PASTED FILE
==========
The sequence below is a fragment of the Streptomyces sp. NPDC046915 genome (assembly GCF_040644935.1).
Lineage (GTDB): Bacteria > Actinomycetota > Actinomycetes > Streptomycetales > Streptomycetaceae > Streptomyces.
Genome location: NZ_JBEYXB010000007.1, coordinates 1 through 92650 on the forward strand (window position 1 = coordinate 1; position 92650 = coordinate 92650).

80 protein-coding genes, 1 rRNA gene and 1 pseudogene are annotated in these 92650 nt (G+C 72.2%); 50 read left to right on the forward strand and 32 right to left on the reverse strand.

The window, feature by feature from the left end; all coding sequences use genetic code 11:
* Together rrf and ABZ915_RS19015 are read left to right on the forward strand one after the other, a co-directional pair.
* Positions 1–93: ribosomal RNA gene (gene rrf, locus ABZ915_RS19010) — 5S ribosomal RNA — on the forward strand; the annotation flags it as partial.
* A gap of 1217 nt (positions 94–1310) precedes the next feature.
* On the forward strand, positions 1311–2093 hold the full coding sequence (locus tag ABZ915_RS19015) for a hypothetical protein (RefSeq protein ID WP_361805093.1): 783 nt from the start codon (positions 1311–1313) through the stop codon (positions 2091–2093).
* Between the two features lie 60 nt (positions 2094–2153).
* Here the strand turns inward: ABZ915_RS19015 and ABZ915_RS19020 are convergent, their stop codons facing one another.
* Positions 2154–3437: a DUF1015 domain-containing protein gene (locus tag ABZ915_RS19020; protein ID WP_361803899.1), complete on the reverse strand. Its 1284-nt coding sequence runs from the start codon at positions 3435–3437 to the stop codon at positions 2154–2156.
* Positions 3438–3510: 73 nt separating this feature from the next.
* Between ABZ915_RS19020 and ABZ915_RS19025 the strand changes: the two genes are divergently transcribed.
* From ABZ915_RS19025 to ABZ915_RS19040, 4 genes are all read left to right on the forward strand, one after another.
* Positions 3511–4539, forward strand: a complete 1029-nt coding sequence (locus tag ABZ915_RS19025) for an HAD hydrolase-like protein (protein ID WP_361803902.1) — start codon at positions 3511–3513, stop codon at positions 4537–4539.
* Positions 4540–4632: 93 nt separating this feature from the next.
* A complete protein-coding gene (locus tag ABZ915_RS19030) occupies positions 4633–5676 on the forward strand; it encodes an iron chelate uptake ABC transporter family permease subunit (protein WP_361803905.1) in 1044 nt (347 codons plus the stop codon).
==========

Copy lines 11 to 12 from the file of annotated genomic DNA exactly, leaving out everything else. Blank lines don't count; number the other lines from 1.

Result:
* Here the strand turns inward: ABZ915_RS19015 and ABZ915_RS19020 are convergent, their stop codons facing one another.
* Positions 2154–3437: a DUF1015 domain-containing protein gene (locus tag ABZ915_RS19020; protein ID WP_361803899.1), complete on the reverse strand. Its 1284-nt coding sequence runs from the start codon at positions 3435–3437 to the stop codon at positions 2154–2156.